CohesiveFT Offers On-Demand Virtualization Platform

 
 
By Darryl K. Taft  |  Posted 2008-03-31 Email Print this article Print
 
 
 
 
 
 
 

The company is giving developers a Dell-like Web services-application stack choice for the cloud.

With Amazon recently announcing enhancements to its Web services offerings for developers, Cohesive Flexible Technologies is upgrading its on-demand virtualization platform based on Amazon's Elastic Compute Cloud.

CohesiveFT in February announced open registration for its Elastic Server On-Demand (ESOD) Community Edition, which had been in private beta since July 2007. The free Community Edition has key new capabilities including the ability for users to upload their own software packages and applications for use in assembling, deploying and managing virtual application stacks.

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Since the announcement of ESOD, CohesiveFT brought online "an 'automatic guest' system that allows anyone who comes to http://es.cohesiveft.com to build and download three virtual machine servers (Elastic Servers) without registering," said Patrick Kerpan, co-founder and chief technology officer of CohesiveFT. "If they want, they can then claim their account to keep access to the servers they have built."

Kerpan was formerly CTO at Borland Software.

"ESOD Community Edition is a free Internet platform for independent developers and individual enterprise developers to take advantage of virtualization and cloud computing utilities like Amazon's EC2," Kerpan said. "It allows them to take their application stack -recipes,' capture them and reproduce them as virtual servers automatically with both speed and quality."

CohesiveFT's platform allows customers to build and manage applications for virtualized infrastructure, the company said. Using a build-to-order process, customers assemble a downloadable, cloud-deployable application containers in the virtualization format of their choice, Kerpan said.

CohesiveFT's virtualized application stacks can be deployed to all major virtualization formats, including the Amazon Cloud (EC2), are given a unique encapsulated identity and Media Access Control (MAC) address, and are injected with management and integration services, Kerpan said.

He said significant customer demand led to the release of the build-your-own-components' capability. "The most requested feature from our private beta was, -How do we make our own code elastic?'" he said.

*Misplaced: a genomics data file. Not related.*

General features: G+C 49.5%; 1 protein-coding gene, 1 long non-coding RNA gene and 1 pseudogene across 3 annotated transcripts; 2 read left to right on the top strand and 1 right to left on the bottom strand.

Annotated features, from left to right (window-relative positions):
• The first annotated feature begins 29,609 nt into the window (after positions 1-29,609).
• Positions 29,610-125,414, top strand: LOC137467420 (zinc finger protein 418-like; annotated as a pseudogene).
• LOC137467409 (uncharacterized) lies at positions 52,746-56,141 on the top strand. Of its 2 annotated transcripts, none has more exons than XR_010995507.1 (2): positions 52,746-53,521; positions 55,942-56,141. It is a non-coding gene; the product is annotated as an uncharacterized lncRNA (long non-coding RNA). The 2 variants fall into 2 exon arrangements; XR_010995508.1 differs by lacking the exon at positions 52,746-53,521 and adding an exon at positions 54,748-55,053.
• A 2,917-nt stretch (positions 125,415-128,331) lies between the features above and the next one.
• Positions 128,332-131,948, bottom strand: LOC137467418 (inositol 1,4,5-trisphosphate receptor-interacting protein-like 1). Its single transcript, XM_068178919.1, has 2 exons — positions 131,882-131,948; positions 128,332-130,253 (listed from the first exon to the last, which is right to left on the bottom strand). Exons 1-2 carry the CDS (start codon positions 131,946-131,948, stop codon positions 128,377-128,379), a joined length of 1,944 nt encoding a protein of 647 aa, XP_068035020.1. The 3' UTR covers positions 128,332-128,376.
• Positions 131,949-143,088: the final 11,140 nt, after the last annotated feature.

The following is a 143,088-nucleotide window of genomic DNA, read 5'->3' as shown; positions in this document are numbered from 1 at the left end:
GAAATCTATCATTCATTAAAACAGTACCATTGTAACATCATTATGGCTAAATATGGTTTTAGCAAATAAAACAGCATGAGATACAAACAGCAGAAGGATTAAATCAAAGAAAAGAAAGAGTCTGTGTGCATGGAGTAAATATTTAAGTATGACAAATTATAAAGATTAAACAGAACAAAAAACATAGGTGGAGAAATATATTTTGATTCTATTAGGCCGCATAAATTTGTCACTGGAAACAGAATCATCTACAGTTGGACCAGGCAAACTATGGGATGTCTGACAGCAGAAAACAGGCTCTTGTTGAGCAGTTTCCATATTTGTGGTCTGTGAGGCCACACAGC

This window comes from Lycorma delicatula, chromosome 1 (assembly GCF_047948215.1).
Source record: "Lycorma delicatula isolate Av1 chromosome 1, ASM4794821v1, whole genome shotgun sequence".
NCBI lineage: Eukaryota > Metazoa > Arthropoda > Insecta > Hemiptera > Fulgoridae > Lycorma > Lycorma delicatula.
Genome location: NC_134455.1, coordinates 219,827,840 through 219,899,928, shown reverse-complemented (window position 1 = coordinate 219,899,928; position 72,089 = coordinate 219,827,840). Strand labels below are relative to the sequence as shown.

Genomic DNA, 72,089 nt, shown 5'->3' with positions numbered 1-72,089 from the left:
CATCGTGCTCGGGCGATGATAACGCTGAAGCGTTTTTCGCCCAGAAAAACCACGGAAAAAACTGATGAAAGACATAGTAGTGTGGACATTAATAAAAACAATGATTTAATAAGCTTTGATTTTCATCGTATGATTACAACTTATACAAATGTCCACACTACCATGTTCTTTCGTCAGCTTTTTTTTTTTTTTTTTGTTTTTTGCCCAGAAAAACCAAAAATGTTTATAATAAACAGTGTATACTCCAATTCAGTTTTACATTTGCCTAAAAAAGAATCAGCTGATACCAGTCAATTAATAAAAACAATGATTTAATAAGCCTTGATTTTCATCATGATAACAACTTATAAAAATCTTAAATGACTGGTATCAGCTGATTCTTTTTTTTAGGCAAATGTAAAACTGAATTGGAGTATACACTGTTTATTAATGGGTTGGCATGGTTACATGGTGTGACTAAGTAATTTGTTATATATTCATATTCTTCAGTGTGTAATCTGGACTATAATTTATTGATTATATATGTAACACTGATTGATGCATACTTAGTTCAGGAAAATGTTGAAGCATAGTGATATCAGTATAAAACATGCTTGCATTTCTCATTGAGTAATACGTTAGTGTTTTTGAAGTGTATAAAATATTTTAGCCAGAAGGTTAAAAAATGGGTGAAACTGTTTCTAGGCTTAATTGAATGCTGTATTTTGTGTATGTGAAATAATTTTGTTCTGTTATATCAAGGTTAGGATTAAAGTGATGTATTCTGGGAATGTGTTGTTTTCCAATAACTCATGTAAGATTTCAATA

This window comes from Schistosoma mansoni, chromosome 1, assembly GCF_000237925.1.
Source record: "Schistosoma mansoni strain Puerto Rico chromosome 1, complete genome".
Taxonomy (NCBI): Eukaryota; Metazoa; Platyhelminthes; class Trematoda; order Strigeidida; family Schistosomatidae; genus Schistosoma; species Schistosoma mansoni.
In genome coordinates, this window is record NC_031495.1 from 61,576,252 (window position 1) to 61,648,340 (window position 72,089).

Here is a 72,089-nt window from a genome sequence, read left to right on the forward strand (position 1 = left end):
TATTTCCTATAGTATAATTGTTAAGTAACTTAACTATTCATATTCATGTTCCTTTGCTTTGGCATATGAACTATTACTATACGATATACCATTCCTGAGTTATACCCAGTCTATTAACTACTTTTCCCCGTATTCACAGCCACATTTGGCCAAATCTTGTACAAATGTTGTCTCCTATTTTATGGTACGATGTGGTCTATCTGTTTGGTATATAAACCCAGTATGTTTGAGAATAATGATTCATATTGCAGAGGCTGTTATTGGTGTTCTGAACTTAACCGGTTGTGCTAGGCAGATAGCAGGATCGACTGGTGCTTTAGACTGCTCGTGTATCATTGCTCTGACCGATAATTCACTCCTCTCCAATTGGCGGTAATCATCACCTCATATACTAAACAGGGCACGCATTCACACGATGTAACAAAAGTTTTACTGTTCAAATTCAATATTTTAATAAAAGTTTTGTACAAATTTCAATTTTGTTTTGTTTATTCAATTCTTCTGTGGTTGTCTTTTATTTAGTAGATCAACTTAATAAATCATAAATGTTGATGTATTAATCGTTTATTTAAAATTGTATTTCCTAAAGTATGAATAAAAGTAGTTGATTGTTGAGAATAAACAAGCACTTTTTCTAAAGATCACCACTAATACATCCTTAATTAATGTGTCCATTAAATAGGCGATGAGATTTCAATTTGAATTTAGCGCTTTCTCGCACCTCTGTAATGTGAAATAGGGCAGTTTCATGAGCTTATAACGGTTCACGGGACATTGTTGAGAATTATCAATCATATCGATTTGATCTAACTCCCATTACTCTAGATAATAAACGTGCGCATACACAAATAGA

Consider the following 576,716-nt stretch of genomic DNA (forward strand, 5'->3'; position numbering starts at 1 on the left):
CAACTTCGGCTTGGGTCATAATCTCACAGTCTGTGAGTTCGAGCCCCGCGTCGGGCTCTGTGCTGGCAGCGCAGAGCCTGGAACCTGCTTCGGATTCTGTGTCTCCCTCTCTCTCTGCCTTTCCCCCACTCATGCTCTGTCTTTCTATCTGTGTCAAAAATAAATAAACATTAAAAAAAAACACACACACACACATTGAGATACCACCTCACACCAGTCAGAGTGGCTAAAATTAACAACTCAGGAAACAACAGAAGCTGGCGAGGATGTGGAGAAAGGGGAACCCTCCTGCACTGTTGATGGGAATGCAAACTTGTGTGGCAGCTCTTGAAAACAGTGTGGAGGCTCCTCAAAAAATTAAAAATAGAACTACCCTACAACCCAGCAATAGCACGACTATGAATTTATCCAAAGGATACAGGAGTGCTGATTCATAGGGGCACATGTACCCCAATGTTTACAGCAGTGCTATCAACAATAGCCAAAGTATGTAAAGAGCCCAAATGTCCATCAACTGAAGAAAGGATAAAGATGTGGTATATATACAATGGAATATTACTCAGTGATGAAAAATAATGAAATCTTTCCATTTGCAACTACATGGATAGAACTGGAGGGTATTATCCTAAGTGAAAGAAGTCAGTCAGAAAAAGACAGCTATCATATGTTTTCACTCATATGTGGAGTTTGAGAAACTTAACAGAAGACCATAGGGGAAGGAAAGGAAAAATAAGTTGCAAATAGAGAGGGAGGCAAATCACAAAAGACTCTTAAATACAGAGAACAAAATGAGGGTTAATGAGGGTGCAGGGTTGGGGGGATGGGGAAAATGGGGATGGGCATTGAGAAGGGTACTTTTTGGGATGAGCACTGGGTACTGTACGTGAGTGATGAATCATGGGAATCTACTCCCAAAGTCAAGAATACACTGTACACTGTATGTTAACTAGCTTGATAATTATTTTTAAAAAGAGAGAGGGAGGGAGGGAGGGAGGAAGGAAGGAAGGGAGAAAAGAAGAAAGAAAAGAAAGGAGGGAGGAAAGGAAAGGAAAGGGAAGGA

In a report on CohesiveFT's solution, analyst Patricia Seybold with the Patricia Seybold Group, said CohesiveFT's model is similar to Dell's pitch to users of "configuring your own computer.

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"You typically start with the kind of application stack you want to configure," Seybold said. "In the application stack/middleware world, you typically start with the software components you care about the most. If you plan to write your application [or have written your application] using Ruby on Rails, you'd start with Ruby; if you are designing a Service-Oriented Architecture for loosely coupled Web Services, you'd probably start with SOA Parts. If you need to deploy real-time financial applications, you'd know that you'll need real-time messaging that conforms to trading systems standards, so you'd start with AMQP [a real-time message broker for financial trading applications]."

CohesiveFT CEO Craig Heimark said the company's ESOD offering is a first. "The ability to allow the independent developer community to jump into cloud-computing in this way is an important dimension of our overall service offerings," Heimark said in a statement.

Timothy O'Brien, an independent consultant and technical author in Evanston, Ill., said the boundary between operations and development becomes a frequent point of contention and mistrust.

"'Ops' doesn't have the bandwidth to keep up with fast-moving frameworks like [Ruby on] Rails or the latest best practices with respect to Java Message Service and setting up ActiveMQ," O'Brien said. "'Dev' doesn't have the overall awareness of things like monitoring and management. -Devs' are usually not schooled to think about the underlying operating system, so they frequently reinvent the wheel with respect to things like monitoring and management. The intersection of dev and ops is the inefficiency in today's IT department."

What Cohesive provides "is a production network out of the box already compatible with virtualization, etc.," he said. "Using something like the Elastic server, you can just create a made-to-order, 10-machine production network that uses all the latest technologies without having to go through a huge learning process for your staff. Cohesive works with companies like MuleSource, SpringSource and Red Hat to provide 'certified' configurations."

In her report, Seybold said: "What CohesiveFT has built, along with a useful software factory for configuring and creating virtual computing platforms, is a vibrant ecosystem comprised of some of the smartest architects on the planet."

 
 
 
 
Darryl K. Taft covers the development tools and developer-related issues beat from his office in Baltimore. He has more than 10 years of experience in the business and is always looking for the next scoop. Taft is a member of the Association for Computing Machinery (ACM) and was named 'one of the most active middleware reporters in the world' by The Middleware Co. He also has his own card in the 'Who's Who in Enterprise Java' deck.
 
 
 
 
 
 
 

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